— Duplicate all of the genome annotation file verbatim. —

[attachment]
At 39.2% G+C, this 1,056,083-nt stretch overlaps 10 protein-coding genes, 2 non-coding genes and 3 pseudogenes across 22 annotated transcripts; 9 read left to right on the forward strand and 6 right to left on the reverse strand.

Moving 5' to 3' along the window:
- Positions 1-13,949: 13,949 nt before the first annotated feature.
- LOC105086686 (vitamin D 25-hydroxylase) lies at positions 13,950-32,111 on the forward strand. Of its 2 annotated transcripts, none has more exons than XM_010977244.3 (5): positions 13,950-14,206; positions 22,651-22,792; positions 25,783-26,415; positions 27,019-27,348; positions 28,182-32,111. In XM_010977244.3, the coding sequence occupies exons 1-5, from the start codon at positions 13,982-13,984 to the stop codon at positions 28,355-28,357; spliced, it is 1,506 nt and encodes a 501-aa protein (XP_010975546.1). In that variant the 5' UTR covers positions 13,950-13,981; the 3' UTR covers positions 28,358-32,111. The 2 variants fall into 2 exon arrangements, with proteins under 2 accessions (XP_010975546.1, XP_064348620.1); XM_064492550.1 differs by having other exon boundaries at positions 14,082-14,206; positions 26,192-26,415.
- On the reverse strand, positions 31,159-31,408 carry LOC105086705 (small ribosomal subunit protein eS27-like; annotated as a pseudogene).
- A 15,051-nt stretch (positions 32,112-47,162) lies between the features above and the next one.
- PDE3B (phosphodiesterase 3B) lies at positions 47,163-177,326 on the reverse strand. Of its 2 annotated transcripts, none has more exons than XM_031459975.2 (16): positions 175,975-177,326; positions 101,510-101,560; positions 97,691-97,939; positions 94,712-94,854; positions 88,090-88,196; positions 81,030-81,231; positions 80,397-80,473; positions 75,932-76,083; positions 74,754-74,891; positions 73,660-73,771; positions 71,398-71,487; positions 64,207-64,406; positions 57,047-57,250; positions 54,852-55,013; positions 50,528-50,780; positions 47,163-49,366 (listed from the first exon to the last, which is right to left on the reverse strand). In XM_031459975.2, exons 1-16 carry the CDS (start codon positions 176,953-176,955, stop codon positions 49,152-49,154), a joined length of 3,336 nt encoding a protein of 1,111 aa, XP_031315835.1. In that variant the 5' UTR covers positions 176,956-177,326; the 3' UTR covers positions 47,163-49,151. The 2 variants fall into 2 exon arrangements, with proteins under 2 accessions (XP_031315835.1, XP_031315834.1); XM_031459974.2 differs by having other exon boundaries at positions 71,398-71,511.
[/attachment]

At 39.2% G+C, this 1,056,083-nt stretch overlaps 10 protein-coding genes, 2 non-coding genes and 3 pseudogenes across 22 annotated transcripts; 9 read left to right on the forward strand and 6 right to left on the reverse strand.

Moving 5' to 3' along the window:
- Positions 1-13,949: 13,949 nt before the first annotated feature.
- LOC105086686 (vitamin D 25-hydroxylase) lies at positions 13,950-32,111 on the forward strand. Of its 2 annotated transcripts, none has more exons than XM_010977244.3 (5): positions 13,950-14,206; positions 22,651-22,792; positions 25,783-26,415; positions 27,019-27,348; positions 28,182-32,111. In XM_010977244.3, the coding sequence occupies exons 1-5, from the start codon at positions 13,982-13,984 to the stop codon at positions 28,355-28,357; spliced, it is 1,506 nt and encodes a 501-aa protein (XP_010975546.1). In that variant the 5' UTR covers positions 13,950-13,981; the 3' UTR covers positions 28,358-32,111. The 2 variants fall into 2 exon arrangements, with proteins under 2 accessions (XP_010975546.1, XP_064348620.1); XM_064492550.1 differs by having other exon boundaries at positions 14,082-14,206; positions 26,192-26,415.
- On the reverse strand, positions 31,159-31,408 carry LOC105086705 (small ribosomal subunit protein eS27-like; annotated as a pseudogene).
- A 15,051-nt stretch (positions 32,112-47,162) lies between the features above and the next one.
- PDE3B (phosphodiesterase 3B) lies at positions 47,163-177,326 on the reverse strand. Of its 2 annotated transcripts, none has more exons than XM_031459975.2 (16): positions 175,975-177,326; positions 101,510-101,560; positions 97,691-97,939; positions 94,712-94,854; positions 88,090-88,196; positions 81,030-81,231; positions 80,397-80,473; positions 75,932-76,083; positions 74,754-74,891; positions 73,660-73,771; positions 71,398-71,487; positions 64,207-64,406; positions 57,047-57,250; positions 54,852-55,013; positions 50,528-50,780; positions 47,163-49,366 (listed from the first exon to the last, which is right to left on the reverse strand). In XM_031459975.2, exons 1-16 carry the CDS (start codon positions 176,953-176,955, stop codon positions 49,152-49,154), a joined length of 3,336 nt encoding a protein of 1,111 aa, XP_031315835.1. In that variant the 5' UTR covers positions 176,956-177,326; the 3' UTR covers positions 47,163-49,151. The 2 variants fall into 2 exon arrangements, with proteins under 2 accessions (XP_031315835.1, XP_031315834.1); XM_031459974.2 differs by having other exon boundaries at positions 71,398-71,511.